Debt, Drugs, and Dystopia

K.M. Szpara has created an all-too-plausible dystopia with Docile. Under a federal law, debt transfers to the next of kin, meaning one generation becomes responsible for the previous generation's financial responsibilities (student, medical, etc.), leading to intergenerational poverty for most of the population. The only way to realistically pay off this debt is to temporarily sell oneself into slavery to the elite. Bishop Pharmaceuticals has developed Dociline, a drug that not only makes its recipients more amenable to whatever is demanded of them, but also causes memory loss of the most horrific incidents of their slavery. However, its effects can last long after the final dose, and Dociles have a limited number of rights, including the right to refuse Dociline. This is exactly what our protagonist, Elisha, does, confounding his owner, Alex, the scion of Bishop Pharmaceuticals. While some might be put off by the graphic sex, Szpara raises important issues of consent, free enterprise, and the costs of dissent to the different social classes in this novel of the near future. Like Docile? There are more dystopias where that came from.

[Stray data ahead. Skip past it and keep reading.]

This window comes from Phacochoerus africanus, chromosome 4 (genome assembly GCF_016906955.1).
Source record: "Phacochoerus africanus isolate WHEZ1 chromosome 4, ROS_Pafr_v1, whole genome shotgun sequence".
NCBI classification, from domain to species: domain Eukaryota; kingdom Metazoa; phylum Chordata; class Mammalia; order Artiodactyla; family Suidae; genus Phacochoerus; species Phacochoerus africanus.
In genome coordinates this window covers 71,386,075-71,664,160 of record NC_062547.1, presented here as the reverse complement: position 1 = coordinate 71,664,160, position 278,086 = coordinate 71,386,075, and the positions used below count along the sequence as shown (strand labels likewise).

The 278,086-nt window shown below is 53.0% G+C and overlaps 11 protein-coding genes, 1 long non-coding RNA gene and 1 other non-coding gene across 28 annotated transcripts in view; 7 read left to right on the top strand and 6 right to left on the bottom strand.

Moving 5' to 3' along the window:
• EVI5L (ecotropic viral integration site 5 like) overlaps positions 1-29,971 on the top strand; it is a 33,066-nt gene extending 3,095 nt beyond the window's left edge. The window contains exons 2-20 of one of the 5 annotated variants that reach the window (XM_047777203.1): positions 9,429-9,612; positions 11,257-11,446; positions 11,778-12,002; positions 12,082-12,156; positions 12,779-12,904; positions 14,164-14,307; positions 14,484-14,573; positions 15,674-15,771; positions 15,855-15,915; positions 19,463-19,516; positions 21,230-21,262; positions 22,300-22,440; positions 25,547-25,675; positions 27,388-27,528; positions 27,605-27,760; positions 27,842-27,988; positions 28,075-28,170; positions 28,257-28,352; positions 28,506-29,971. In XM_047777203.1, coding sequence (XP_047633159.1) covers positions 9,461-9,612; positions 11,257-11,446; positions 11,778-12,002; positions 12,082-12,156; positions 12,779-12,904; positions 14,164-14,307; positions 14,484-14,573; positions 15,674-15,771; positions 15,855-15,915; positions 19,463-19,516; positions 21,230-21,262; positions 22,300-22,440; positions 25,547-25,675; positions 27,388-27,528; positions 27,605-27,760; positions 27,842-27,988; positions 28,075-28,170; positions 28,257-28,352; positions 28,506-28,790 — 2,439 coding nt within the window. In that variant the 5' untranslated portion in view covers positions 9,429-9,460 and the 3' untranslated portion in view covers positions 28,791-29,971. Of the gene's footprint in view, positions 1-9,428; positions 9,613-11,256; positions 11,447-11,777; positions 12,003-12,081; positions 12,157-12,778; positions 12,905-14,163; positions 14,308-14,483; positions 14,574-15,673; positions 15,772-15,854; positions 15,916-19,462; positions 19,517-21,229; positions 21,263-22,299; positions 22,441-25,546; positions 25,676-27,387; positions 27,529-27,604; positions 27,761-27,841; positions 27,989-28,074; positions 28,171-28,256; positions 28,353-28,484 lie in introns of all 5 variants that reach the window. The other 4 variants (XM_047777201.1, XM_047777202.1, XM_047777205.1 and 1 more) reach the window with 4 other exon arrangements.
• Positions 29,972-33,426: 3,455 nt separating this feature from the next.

Missouri Vaun's Return to Earth series features lesbian romance on a resource-depleted Earth. The rich literally live above it all, and social class is one of the complications to relationships.  A mostly female cast makes a nice change from traditional science fiction fare.

Corporate Gunslinger by Doug Engstrom also deals thoughtfully with crushing debt in dystopia, leading the protagonist, Kira Clark, to armed, individual battle with insurance claimants for her company masters. Jumping back and forth in time, we see how Kira ended up on the eve of one last fight that will either make her or kill her. 

Karin Boye's Kallocain is a science fiction classic from Sweden in the vein of 1984 in which unassuming scientist Leo Kall invents a drug that forces the recipient to tell the truth. At last, both criminality and private thought can be eliminated. However, the World State cannot be trusted with Kallocain, and neither can Leo. 

Another book dealing with pharmaceuticals and their consequences is Oval by Elvia Wilk. Aja lives with her boyfriend, Louis, in mid-21st Century Berlin in a smart house that still has a few bugs to be worked out. Louis is grieving his mother by developing a drug that gets people high on generosity, hopefully ending capitalism. He wants to test it on Aja and Berlin's club scene. While an empathetic look at relationships, this is also a biting satire of corporate do-goodism.

Have you read more dystopian novels? Tell us in the comments.

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